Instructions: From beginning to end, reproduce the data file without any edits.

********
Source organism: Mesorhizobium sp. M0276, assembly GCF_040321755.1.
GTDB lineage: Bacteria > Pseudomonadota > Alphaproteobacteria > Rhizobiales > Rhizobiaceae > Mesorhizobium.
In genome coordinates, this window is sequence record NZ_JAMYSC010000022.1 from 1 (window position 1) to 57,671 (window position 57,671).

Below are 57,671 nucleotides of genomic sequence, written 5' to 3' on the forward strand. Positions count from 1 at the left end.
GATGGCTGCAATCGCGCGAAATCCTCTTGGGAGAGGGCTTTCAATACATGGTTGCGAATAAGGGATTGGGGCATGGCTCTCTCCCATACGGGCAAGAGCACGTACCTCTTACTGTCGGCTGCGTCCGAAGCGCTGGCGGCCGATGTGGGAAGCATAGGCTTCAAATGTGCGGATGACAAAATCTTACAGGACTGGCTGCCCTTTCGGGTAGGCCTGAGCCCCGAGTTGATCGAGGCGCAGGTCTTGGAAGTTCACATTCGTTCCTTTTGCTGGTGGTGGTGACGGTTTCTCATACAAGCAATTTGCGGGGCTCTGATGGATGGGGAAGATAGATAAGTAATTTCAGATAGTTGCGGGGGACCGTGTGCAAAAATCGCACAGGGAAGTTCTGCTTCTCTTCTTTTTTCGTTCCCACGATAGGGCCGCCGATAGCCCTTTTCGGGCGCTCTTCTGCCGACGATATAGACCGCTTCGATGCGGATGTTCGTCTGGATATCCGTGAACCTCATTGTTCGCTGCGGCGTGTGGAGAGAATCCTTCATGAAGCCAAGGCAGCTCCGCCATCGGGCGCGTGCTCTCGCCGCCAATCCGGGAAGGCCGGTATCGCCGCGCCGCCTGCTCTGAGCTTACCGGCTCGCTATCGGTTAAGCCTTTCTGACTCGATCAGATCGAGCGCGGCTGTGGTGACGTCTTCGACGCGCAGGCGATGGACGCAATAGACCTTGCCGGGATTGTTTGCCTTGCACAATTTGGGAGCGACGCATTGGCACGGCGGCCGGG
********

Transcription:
Source organism: Mesorhizobium sp. M0276, assembly GCF_040321755.1.
GTDB lineage: Bacteria > Pseudomonadota > Alphaproteobacteria > Rhizobiales > Rhizobiaceae > Mesorhizobium.
In genome coordinates, this window is sequence record NZ_JAMYSC010000022.1 from 1 (window position 1) to 57,671 (window position 57,671).

Below are 57,671 nucleotides of genomic sequence, written 5' to 3' on the forward strand. Positions count from 1 at the left end.
GATGGCTGCAATCGCGCGAAATCCTCTTGGGAGAGGGCTTTCAATACATGGTTGCGAATAAGGGATTGGGGCATGGCTCTCTCCCATACGGGCAAGAGCACGTACCTCTTACTGTCGGCTGCGTCCGAAGCGCTGGCGGCCGATGTGGGAAGCATAGGCTTCAAATGTGCGGATGACAAAATCTTACAGGACTGGCTGCCCTTTCGGGTAGGCCTGAGCCCCGAGTTGATCGAGGCGCAGGTCTTGGAAGTTCACATTCGTTCCTTTTGCTGGTGGTGGTGACGGTTTCTCATACAAGCAATTTGCGGGGCTCTGATGGATGGGGAAGATAGATAAGTAATTTCAGATAGTTGCGGGGGACCGTGTGCAAAAATCGCACAGGGAAGTTCTGCTTCTCTTCTTTTTTCGTTCCCACGATAGGGCCGCCGATAGCCCTTTTCGGGCGCTCTTCTGCCGACGATATAGACCGCTTCGATGCGGATGTTCGTCTGGATATCCGTGAACCTCATTGTTCGCTGCGGCGTGTGGAGAGAATCCTTCATGAAGCCAAGGCAGCTCCGCCATCGGGCGCGTGCTCTCGCCGCCAATCCGGGAAGGCCGGTATCGCCGCGCCGCCTGCTCTGAGCTTACCGGCTCGCTATCGGTTAAGCCTTTCTGACTCGATCAGATCGAGCGCGGCTGTGGTGACGTCTTCGACGCGCAGGCGATGGACGCAATAGACCTTGCCGGGATTGTTTGCCTTGCACAATTTGGGAGCGACGCATTGGCACGGCGGCCGGG